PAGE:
Sunlight pours from Washed Out's Paracosm
The music of Ernest Greene, or, Washed Out, comes at you in waves. The new album, Paracosm, eases the listener slowly into an aviary. The sounds of birds minding their business on a summer afternoon is the last thing heard before going under.
On his second album, released Aug. 13 on Subpop, Greene crafts pretty pop jangles from the silk of sunlight. In his world the colors are always bright. The mood is revelatory and triumphant.
Songs are heavily layered with a sprawling drone and background snippets of field recordings and party scenes, plus more birds. Each progression dissolves into the next, leaving the listener light-headed and feeling a little nostalgic.
The sound taps into everything dreamy about The Flaming Lips, but with a finer calibration. Paracosm consists of nine very well-fed songs.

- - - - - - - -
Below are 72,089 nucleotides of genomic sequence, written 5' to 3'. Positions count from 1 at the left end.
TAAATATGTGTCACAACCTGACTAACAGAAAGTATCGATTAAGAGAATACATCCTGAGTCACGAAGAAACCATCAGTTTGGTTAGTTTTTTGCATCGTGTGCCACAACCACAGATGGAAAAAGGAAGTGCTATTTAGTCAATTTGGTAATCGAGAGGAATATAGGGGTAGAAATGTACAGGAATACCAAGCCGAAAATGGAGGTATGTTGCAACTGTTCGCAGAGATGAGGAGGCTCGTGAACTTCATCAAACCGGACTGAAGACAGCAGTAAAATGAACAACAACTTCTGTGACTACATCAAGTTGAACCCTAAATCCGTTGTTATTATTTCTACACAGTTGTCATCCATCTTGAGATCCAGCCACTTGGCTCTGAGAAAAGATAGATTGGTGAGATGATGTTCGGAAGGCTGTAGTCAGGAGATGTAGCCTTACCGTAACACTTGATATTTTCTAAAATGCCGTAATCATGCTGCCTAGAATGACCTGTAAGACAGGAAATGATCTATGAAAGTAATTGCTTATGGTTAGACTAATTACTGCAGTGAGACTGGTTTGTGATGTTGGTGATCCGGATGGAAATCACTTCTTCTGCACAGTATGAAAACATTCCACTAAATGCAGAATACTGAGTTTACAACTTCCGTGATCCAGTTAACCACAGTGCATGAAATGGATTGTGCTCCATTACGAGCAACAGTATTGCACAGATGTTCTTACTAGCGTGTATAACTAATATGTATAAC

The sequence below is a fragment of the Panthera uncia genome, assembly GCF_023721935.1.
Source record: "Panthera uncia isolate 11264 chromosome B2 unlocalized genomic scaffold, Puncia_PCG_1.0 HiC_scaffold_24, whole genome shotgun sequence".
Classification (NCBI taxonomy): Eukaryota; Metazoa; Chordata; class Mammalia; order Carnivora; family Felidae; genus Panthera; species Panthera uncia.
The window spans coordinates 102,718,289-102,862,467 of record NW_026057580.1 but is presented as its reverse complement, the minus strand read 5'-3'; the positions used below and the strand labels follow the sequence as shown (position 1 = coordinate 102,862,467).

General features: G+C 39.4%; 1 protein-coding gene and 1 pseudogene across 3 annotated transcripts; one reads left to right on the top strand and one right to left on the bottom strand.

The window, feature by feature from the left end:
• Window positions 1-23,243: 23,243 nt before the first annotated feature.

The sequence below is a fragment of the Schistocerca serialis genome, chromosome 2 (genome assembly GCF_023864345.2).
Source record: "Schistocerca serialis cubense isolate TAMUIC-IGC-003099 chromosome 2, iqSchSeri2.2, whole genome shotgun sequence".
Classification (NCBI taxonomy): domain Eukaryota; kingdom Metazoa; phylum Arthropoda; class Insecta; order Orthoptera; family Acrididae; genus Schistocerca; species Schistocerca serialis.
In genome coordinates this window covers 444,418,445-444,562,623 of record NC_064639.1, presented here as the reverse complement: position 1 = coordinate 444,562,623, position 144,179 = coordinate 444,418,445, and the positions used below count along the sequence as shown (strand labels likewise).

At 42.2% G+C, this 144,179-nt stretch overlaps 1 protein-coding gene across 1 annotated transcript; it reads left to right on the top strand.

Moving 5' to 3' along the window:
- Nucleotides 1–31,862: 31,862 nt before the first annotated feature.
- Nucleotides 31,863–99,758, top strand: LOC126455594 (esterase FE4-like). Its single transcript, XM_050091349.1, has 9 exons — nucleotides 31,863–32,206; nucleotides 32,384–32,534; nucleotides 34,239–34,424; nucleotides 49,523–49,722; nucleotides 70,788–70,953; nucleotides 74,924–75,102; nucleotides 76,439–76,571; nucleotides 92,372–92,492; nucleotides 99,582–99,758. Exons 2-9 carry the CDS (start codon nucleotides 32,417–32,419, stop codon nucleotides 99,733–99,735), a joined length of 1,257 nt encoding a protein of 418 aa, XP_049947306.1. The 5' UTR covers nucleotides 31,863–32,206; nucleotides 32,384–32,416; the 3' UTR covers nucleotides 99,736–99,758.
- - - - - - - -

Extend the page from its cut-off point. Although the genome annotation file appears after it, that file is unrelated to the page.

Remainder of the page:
"Great Escape" is a funky Beach Boys jam sent frolicking in a field of daisies. The guitar twang on "Paracosm" unspools like the fishing wire from a fishing rod, while the prettiest harp loop flutters perpetually.
"Don't Give Up" sounds like something the Avalanches would play behind all their samples. "All Over Now" and "Falling Back" could fit onto any soundtrack for any John Hughes movie.
On each track the drums plod along and they sound like sand is splashing off the drum heads. The guitars rise and fall on a continuous loop. Greene's voice is soft and pale and mostly forgettable, camouflaged in the mix.
The songs themselves don't sound much different than anything else that's been popular in music. They sound like they could fit into any time period since the Sixties. What bring these ditties their uniqueness is the incredible tidal wave of drone that heightens their emotional core.
The traveling undertones are subtle, but all-encompassing, circling Greene's simple songs like an earth orbits its sun.
Key Tracks: "Paracosm," "Great Escape," "Don't Give Up"